The General Data Protection Regulation (GDPR) came into force in the EU on 25th May 2018 and has since been a driving force for improving data protection standards worldwide. The GDPR was created to protect EU citizens’ Information which relates to an identified or identifiable natural person..... The term ‘personal data’ refers to any information relating to an individual that can be used to identify that individual, either on its own or when combined with other information. Obvious examples include name, email address and passport number. However, less obvious examples also exist such as IP address or CCTV recordings of individuals.
Crucially for clinical trials, health and medical data is classed as personal data so it is a requirement to comply with the requirements of the GDPR. Furthermore, under the GDPR, health and medical data is deemed Personal data which requires more protection because it is sensitive in nature. GDPR defines special category data as personal data revealing racial or ethnic origin, political opinions, religious or philosophical beliefs, trade union membership, genetic data, biometric data, and data concerning health, a person's sex life, or sexual orientation...., meaning that additional layers of protection are required for processing. It is also important to note that even if you pseudonymise the personal data used in trials so that individuals are not immediately identifiable, if it is possible to re-identify trial participants using any additional data that you hold, the GDPR will still apply.
Although an EU Regulation, many organisations established outside of the EU are still bound by the GDPR’s rules. This is because it applies whenever the personal data of individuals located within the EU is processed, regardless of the organisation’s location. It is referred to as ‘extra territorial scope’. Therefore, clinical trials run by non-European organisations must comply with the GDPR if any of your trial participants are located within the EU, even if you have no establishment in the EU and even if you are using a European based Contract Research Organisation (CRO).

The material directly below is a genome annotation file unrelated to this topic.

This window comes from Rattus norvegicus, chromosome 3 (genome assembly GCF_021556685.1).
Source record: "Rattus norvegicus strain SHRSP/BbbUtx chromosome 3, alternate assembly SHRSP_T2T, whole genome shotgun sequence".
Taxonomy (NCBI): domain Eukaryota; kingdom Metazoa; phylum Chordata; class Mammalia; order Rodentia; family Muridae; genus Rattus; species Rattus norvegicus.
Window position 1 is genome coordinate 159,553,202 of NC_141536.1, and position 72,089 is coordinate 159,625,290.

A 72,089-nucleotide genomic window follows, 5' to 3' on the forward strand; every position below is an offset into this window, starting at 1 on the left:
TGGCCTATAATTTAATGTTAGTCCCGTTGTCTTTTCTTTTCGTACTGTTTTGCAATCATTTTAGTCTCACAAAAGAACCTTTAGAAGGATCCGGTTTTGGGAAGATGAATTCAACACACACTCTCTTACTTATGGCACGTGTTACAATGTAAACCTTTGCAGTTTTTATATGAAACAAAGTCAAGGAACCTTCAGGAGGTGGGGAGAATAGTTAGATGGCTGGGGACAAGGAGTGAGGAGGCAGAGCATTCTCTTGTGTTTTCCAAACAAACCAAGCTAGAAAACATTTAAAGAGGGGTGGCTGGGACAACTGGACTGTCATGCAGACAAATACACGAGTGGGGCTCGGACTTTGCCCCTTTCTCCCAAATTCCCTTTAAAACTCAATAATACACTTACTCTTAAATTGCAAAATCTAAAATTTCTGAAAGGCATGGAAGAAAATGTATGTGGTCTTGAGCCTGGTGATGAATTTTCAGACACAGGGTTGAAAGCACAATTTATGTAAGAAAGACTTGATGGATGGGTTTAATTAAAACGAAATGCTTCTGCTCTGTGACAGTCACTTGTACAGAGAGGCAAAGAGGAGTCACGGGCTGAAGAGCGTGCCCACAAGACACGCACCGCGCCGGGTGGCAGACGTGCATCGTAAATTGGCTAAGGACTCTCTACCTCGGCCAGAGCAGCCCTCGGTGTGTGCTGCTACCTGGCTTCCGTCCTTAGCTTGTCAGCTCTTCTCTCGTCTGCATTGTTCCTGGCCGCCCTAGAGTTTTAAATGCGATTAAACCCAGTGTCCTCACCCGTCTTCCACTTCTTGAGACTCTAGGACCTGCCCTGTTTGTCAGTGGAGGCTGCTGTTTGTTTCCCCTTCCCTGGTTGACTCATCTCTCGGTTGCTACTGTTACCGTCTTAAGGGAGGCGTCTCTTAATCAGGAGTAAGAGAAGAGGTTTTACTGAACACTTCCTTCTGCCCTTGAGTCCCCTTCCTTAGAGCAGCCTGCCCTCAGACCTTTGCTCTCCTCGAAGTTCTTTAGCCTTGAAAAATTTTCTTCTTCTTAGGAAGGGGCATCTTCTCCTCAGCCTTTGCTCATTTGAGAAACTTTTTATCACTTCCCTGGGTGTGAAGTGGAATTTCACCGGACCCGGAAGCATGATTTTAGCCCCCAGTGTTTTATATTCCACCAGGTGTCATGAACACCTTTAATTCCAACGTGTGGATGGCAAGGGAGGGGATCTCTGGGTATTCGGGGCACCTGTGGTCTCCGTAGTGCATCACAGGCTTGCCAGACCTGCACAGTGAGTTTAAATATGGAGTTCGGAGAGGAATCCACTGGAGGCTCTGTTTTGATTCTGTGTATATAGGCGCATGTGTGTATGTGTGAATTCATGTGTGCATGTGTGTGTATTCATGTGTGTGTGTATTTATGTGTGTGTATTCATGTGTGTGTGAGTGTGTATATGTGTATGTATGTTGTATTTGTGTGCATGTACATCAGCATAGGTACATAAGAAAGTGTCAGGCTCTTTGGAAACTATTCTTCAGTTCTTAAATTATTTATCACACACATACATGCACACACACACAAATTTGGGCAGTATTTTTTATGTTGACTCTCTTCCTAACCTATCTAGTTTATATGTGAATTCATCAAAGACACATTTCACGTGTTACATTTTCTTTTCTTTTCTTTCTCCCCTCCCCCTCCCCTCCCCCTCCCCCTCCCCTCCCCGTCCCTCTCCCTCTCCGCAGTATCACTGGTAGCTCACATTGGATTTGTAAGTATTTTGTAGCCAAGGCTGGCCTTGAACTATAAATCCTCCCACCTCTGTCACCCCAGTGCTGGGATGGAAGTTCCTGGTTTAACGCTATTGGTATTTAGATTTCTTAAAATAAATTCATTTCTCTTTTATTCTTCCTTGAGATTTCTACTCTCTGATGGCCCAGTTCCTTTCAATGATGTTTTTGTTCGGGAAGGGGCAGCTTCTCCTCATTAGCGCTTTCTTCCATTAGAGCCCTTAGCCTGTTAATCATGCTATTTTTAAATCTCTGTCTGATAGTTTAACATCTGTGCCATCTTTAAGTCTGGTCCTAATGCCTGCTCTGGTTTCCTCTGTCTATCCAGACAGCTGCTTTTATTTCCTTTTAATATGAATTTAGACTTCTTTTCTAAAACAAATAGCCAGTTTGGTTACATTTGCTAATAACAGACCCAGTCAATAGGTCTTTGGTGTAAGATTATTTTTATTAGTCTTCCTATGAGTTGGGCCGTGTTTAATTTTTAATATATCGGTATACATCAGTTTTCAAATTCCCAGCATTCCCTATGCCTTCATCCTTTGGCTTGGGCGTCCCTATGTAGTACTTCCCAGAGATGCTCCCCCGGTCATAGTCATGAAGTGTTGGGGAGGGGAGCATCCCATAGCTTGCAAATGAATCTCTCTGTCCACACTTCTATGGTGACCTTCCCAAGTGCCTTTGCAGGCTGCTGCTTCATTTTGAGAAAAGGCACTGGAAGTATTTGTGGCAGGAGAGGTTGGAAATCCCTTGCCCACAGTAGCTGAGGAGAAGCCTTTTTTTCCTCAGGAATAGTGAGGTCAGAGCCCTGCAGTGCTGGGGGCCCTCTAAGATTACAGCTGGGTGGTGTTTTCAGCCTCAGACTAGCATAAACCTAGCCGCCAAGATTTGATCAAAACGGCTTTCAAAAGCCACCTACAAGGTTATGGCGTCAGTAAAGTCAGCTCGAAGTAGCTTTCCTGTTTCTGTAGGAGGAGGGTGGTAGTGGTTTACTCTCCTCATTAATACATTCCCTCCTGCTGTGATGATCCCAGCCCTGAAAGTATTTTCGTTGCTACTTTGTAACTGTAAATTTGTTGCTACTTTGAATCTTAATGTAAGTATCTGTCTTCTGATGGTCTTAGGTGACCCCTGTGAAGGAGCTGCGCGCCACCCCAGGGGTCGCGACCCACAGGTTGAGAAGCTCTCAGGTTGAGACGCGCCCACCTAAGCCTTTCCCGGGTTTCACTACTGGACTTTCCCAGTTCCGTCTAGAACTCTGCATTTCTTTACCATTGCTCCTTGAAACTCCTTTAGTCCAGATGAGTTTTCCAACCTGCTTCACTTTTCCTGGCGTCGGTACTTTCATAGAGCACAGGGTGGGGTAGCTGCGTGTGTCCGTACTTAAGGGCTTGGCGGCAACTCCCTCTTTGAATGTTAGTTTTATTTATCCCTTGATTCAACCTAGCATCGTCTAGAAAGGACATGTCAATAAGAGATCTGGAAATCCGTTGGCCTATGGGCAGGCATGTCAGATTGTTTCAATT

Article 27 Representation
If you do not have an establishment in the EU, as part of complying with the GDPR, you must appoint an EU Representative. Additionally, courtesy of Brexit, since the 1st of January 2021, there is now a separate requirement for organisations that A series of actions or steps taken in order to achieve a particular end.... the personal data of UK residents, but do not have an establishment in the UK, to appoint a UK Representative. These Representation requirements are the focus of this blog post, which endeavours to help you determine whether your organisation needs either Representative and, if so, how they can help you.
EU Representation is governed by Article 27 of the GDPR. Organisations for which Article 27 applies must appoint an EU Representative to act as a point of contact in the EU for data subjects and supervisory authorities. Your Representative can be a person or an organisation but must be established in one of the EU member states where your trial participants – referred to as data subjects – reside. EU Representatives have a number of responsibilities: